Moms Pay High Cost for Caring In a new book, The Price of Motherhood: Why the Most Important Job in the World is Still the Least Valued, author and former. The Price of Motherhood: Why the Most Important Job in the World is Still the Least Valued. Ann Crittenden, Author Metropolitan Books $25 (p) ISBN. Drawing on hundreds of interviews and research in economics, history, child development, and law, Ann Crittenden proves definitively that although women.

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I have to say, though, this is the most worldly book I’ve rcittenden read. She constantly points to Sweden, France, and several other more socialized countries as the model for how the U.

Amazon Music Stream millions of songs. We women have come a long way, have we not? Thanks for telling us about the problem.

mmotherhood I have to admit, I had to buy this book for class, it was required. I loved this book and would highly recommend it to anyone interested. Nov 13, Christine rated it it was amazing. Before I read it, I took on the naive “feminist” but not really feminist at all position that women should be working and not at home.

Excerpted from The Price of Motherhood: They have no unequivocal right to half the family assets, and are not considered joint recipients of the primary breadwinner’s income-during or after marriage.

The book approaches the subject of motherhood from an economic standpoint and in nearly every evaluation, the mother who chooses to care for her child, whether as an at-home mom or as a working mom who forgoes overtime and higher pressure job tracks, pays a hefty price. What depressed me wnn this book is that things are grim, no matter which kind of mom you are.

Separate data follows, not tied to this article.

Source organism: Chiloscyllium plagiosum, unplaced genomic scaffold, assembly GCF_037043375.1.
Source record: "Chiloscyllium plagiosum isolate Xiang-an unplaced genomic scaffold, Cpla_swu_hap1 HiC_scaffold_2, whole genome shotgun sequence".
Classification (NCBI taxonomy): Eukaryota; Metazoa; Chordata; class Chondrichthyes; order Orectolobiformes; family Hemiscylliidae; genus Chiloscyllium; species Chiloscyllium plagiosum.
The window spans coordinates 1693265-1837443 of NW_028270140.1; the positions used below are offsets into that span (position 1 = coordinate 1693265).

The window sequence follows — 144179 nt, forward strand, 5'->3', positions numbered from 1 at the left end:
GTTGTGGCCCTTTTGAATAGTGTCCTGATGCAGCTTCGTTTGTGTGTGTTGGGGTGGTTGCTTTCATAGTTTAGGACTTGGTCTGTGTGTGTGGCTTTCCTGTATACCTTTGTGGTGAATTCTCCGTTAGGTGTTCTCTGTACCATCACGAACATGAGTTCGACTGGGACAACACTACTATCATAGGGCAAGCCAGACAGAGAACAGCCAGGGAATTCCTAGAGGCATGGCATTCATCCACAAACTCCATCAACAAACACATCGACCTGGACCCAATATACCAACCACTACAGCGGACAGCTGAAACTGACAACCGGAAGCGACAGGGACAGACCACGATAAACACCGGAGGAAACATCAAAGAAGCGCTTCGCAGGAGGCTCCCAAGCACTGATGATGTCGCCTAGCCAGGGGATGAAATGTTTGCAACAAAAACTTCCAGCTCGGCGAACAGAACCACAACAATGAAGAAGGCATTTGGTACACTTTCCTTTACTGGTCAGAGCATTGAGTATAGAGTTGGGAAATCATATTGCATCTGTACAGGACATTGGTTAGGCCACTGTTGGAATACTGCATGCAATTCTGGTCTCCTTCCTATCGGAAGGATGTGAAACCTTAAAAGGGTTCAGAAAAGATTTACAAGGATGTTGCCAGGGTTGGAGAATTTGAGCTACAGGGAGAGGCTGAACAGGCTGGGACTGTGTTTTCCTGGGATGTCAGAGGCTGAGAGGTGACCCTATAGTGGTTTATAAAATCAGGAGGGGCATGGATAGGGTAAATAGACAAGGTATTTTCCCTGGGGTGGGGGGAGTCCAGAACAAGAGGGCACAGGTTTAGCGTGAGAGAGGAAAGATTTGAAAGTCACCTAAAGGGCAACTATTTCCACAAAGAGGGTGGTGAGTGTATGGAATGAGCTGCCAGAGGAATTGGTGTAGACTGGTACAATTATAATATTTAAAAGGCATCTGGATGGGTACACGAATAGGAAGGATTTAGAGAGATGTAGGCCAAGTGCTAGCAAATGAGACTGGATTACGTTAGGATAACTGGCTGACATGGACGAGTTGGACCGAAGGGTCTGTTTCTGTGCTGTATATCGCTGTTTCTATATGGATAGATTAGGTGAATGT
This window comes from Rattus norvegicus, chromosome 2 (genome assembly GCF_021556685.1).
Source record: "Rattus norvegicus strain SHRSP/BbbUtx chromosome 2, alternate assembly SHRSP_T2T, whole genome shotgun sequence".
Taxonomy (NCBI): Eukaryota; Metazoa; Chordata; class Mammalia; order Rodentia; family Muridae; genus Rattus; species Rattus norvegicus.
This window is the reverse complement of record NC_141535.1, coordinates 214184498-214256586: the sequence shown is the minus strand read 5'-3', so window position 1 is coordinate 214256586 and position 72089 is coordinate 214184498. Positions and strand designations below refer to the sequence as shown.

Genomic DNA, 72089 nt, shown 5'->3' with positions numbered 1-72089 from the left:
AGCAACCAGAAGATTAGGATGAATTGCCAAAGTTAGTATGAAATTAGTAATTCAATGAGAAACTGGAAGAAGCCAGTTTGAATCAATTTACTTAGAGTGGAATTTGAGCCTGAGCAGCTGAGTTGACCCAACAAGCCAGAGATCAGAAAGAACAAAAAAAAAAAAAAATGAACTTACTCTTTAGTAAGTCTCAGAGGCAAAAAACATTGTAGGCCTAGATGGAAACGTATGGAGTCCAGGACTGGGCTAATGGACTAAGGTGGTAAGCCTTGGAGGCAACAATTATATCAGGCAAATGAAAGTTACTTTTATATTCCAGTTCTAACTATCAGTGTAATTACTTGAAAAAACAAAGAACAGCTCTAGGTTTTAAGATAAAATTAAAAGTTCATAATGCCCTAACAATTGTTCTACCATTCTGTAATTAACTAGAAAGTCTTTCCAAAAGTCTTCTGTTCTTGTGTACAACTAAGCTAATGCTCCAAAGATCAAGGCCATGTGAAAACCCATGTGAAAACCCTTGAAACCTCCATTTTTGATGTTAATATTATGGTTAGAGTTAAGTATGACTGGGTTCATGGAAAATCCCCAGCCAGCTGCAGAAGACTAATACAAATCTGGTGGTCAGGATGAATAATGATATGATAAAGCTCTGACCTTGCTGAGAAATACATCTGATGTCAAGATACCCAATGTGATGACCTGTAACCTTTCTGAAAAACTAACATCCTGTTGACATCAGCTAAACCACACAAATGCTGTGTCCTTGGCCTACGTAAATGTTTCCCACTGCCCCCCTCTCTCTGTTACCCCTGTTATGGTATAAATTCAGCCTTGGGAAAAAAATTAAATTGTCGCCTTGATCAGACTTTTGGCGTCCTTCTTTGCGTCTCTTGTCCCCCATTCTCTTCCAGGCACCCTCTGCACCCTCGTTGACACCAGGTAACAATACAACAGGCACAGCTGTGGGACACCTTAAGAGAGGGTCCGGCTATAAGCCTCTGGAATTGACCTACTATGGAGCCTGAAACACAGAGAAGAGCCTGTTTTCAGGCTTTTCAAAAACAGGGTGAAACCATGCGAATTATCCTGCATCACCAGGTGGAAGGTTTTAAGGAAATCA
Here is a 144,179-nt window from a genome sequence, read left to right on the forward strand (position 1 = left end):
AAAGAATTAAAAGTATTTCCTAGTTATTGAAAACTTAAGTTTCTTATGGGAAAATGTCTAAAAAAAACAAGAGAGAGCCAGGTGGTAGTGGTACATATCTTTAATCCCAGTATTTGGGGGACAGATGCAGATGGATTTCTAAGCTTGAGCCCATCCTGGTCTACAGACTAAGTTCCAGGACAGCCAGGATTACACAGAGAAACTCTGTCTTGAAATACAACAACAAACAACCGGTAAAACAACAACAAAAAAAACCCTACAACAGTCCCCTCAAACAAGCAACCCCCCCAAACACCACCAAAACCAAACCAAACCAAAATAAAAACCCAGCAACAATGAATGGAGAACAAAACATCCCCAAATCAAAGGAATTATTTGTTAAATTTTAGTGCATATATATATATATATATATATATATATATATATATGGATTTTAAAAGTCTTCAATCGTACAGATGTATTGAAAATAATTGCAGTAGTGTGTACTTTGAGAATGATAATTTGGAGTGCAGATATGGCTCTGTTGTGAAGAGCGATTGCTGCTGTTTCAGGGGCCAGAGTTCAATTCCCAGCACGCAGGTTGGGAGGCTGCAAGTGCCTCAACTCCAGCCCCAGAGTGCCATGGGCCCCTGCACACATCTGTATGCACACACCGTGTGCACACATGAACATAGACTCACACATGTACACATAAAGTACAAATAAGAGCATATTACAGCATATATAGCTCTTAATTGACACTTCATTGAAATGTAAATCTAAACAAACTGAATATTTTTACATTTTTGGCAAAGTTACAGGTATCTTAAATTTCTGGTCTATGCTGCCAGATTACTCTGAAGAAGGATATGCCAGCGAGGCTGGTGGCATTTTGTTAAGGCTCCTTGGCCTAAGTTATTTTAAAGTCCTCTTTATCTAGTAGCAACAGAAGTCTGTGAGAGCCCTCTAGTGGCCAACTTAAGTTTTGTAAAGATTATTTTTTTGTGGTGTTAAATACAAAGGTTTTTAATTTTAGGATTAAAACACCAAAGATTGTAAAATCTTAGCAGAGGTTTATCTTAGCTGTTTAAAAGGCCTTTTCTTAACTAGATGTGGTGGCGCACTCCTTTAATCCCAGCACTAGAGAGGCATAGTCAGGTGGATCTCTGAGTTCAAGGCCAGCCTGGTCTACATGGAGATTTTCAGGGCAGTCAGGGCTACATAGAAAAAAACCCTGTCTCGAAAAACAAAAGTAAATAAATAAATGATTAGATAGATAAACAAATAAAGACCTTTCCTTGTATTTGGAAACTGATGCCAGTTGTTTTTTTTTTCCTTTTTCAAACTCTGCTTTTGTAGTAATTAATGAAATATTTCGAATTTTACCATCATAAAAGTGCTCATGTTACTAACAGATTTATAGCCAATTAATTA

This book inspired me to write this essay. Their ignorance helps perpetuate a system that takes the work for granted.

Ann Crittenden | About the Books

Women who have access to money are more likely to spend that money on the children’s well-being than fathers. I very highly recommend it as a good, enjoyable and thought provoking read. Crittenden rows against the ideological current and has the temerity to suggest a mind-blowingly sensible alteration of America’s present parenting arrangements. And when Crittenden says “valued” og doesn’t mean that we should all give our moms really nice Mother’s Day presents and express our appreciation often in communal and individual ways.

In order to cleanse my palate from this book, I’m going to need to read pricd literature, meditations and folktales — and I’m going play with, hug and kiss my kids. Obviously, to me at least, things have not changed as much as she would hope. But it was a fascinating read. I have to admit, I am not sure, but it seems like many of her conclusions and suggestions have been at least partially implemented.

This is a very dense, fascinating book. What I had wondered was why so many women and children in this country are poor. I’m sorry to see that so many of them are women. Definitely a must read. She’s simply trying to take the same feminist arguments that drove the “be like a man” mentality and extend it to be “be like a man except when you’re a mother, then let government make up the difference to you.


The Price of Motherhood: Why the Most Important Job in the World Is Still the Least Valued

Why is it that a nurse feeding formula to a baby counts as a productive activity, but a mother’s feeding doesn’t? Dec 06, Colleen rated it really liked it. She completed all of the work except for the dissertation for a PhD in modern European history from Columbia. What about people whose caregiving work centers around people besides children e.

I have discussed this book with a lot of friends–single working women, stay-at-home mothers, working mothers, and men–and in general, the arguments Crittenden presents make a lot of sense.

Summary In the pathbreaking tradition of Backlash and The Second Shift, Labor of Love opens the last frontier in the fight for women’s equality: Shopbop Designer Fashion Brands. Bold and galvanizing, full of innovative solutions, The Price of Motherhood reveals the glaring disparity between the value created by mothers’ work and the reward women receive for carrying out society’s most important job.

Given that this book is pretty old at this point, I wouldn’t list it as a must-read.